Written January 2007
I was over at me mammy's last night, for the annual Twelve Candles festivities.
The Twelve Candles is an odd tradition, where we light twelve small, slim . . . well, candles, assign a name of a family member to each of them, wait till they extinguish and tease the shite out of the person whose candle died first. Because it means you'll die first and all. HAHAHA, you think Little Christmas is a time of joy, do you?
My mother does it every year, even though the bundle of twelve candles are proving more and more difficult to get. This year's bunch came from the USA, and I have to say, they were SHITE. They burned for HOURS.
‘It's terribly terrible that you can't get the twelve candles in the shops round here anymore,’ said Mammy, near the beginning of the macabre exercise. She then named out all of the people in the locality she'd met that day who couldn't get their twelve candles for love nor black magic.
‘It's strange, indeed,’ said my sister-in-law, staring cross-eyed into the flames. ‘There's obviously a market for it. Unless candle makers haven't got Religion.’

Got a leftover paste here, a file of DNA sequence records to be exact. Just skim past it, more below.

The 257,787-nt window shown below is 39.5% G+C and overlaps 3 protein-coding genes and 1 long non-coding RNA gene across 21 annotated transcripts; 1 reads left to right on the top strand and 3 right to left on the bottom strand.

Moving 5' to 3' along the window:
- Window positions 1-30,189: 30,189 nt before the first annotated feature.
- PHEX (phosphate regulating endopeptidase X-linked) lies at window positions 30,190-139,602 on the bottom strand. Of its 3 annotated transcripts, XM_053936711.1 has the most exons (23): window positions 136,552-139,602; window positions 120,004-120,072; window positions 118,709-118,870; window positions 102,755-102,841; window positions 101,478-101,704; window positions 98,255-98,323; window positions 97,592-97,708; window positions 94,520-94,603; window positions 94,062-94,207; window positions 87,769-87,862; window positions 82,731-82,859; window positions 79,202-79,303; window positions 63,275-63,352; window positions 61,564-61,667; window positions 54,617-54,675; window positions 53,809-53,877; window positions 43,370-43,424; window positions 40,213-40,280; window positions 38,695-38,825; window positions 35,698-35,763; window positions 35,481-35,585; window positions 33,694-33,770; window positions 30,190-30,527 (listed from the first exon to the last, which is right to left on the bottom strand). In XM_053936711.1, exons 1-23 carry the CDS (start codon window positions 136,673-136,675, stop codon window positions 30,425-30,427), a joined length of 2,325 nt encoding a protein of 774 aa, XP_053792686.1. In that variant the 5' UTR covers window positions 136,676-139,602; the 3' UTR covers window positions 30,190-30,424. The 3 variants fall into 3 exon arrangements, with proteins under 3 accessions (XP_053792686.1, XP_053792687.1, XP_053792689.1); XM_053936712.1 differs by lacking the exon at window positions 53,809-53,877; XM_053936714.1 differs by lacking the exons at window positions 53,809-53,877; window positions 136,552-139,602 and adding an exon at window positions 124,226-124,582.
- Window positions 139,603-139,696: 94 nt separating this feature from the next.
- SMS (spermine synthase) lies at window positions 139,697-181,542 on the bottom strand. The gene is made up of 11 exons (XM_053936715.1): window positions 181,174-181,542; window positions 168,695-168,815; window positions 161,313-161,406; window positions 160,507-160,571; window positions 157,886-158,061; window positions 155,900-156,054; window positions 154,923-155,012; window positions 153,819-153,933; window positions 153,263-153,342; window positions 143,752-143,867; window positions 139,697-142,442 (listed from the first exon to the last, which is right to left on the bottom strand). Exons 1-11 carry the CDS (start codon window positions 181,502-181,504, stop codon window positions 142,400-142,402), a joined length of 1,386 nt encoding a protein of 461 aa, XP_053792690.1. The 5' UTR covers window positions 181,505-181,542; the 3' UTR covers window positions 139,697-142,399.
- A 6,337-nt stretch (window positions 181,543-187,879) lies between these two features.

I was feeling a wee bit sullen, having been dragged away from the evening's novel-gazing when I had a chapter I wanted to finish. I'd warned J that I'd come roaring down the stairs in the early evening to commandeer the gaming consoles, and it looked like that wasn't going to happen (Also, my half-sister got a candle all to herself, whereas I had to share mine). In my sulky ire, I was staring at the floor, but still my sister-in-law's dreamy little religious curio woke me up a bit. I stared at her.
‘Oh look,’ said Ginger Sister, as one of the candles toppled and its flame went out. ‘Out like a light!’
My mouth opened. Isn't that how flames were supposed to go . . ?
‘I wonder,’ said Sensible Sister, watching the news on the telly, ‘if Enda Kenny has chest hair?’
Holy shite, there was magic of an ancient and boring sort working its way around the room. The Sisters (and sister-in-law) watched the remaining flames dancing, looking serenely scary (Mammy was unaffected, probably because she was surreptitiously trying to blow out everyone else's candle). I grabbed my daughter and J and ran out the door. My sparkly little mind can't take a couple of hours watching a candle work down to its wick. I'm too cerebrally sensitive for that.
I glanced at the front of The Galway Advertiser when I came home. The front page headline was
Can You Name The Galway Hooker?
over which J had written
This, dear reader, is why I write fiction. Real life is so banal it's fucking insane.
. . .
I came seventh out of the twelve. Which is the real reason I went home in a huff.